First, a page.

The Issue with 1,4 Dioxane
1,4 Dioxane (1,4-D) is a persistent contaminant in groundwater commonly encountered at contaminated sites with nearby supply wells. Historically, 1,4-D has been used as a stabilizer in greases, waxes, paint strippers, antifreeze, and chlorinated solvents, and is also used in the manufacturing of pharmaceuticals, plastics, and other products. The US Environmental Protection Agency (EPA) classifies 1,4-D as a “likely human carcinogen”. Unfortunately, it can be very challenging to remove from water and costly to remove by traditional treatment processes.
Current Regulatory Environment
Currently, there are no federal EPA drinking water standards for 1,4-D. However, a number of states have taken action to regulate this contaminant. New Jersey (NJDEP) adopted a Groundwater Quality Standard of 0.4 µg/L for 1,4-dioxane and the state’s Drinking Water Quality Institute has proposed a drinking water standard of 0.33 µg/L.
New York, adopted the first enforceable limit for 1,4-dioxane in drinking water in the US, setting it at 1 µg/L. New York requires all public water systems, regardless of size, to test and monitor for the compound.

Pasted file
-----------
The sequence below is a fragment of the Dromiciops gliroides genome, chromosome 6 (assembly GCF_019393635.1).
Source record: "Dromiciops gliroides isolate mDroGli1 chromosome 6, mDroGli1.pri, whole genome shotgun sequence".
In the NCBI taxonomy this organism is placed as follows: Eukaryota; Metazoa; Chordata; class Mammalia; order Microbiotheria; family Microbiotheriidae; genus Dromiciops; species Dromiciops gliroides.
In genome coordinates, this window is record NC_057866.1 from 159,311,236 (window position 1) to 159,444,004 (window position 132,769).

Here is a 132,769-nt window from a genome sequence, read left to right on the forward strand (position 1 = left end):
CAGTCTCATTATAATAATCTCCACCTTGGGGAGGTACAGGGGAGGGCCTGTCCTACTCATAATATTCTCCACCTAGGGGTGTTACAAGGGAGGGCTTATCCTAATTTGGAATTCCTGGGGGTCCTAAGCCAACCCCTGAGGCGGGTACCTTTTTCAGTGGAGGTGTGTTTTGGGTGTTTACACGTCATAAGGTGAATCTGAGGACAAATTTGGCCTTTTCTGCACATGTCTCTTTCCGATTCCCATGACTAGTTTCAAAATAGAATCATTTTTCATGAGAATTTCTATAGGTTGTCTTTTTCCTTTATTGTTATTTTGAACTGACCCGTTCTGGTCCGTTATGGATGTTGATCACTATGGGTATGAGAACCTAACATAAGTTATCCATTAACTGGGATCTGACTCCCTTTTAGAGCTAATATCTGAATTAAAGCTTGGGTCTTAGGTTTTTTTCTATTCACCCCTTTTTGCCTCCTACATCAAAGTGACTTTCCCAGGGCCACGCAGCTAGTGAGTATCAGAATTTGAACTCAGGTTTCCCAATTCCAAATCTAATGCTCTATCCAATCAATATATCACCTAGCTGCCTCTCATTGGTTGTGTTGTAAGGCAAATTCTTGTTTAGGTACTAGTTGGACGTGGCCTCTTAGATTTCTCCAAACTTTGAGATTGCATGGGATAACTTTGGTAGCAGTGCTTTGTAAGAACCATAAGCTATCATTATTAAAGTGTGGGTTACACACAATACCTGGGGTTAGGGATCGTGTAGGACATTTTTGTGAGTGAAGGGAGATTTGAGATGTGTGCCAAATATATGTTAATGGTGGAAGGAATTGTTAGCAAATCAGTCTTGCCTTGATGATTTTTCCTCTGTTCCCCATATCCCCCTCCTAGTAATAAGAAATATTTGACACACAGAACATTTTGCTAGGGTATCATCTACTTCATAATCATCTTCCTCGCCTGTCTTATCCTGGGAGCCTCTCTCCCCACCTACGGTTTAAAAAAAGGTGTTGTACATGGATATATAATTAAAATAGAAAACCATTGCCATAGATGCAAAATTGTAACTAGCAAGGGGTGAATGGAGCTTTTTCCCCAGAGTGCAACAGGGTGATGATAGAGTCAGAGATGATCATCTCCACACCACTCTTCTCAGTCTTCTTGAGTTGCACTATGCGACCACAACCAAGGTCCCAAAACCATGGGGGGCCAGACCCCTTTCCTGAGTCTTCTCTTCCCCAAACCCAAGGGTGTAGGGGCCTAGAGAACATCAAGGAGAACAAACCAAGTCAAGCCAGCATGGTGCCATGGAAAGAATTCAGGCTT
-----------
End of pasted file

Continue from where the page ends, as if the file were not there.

California, too, has begun steps toward restricting 1,4-dioxane in consumer goods and setting an enforceable limit in drinking water. California currently has a 1 µg/L notification level and 35 µg/L response level, at which point the source is recommended to be removed from service.
The Envirogen Solution
Envirogen offers a highly effective solution for water contaminated by 1,4-D. Specifically, an aerobic cometabolic biological treatment (CBT) system based on Envirogen’s proven and proprietary Fluidized Bed Reactor (FBR) technology has been demonstrated to reduce 1,4-D concentrations to non-detect levels. The CBT system utilizes propane to feed and grow a specially selected microbial biomass on the FBR media. These microbes consume propane and subsequently produce enzymes that are capable of cometabolically degrading the target compound of 1,4-D.
While Advanced Oxidation Processes (AOPs) such as low-pressure UV light, hydrogen peroxide, or ozone have been used to oxidatively destruct the harmful contaminants, these technologies tend to be energy intensive, costly, and/or have inherent safety risks. Other technologies, such as liquid phase granular activated carbon come with the high cost of ongoing media replacement and can be subject to breakthrough/noncompliance if not monitored regularly.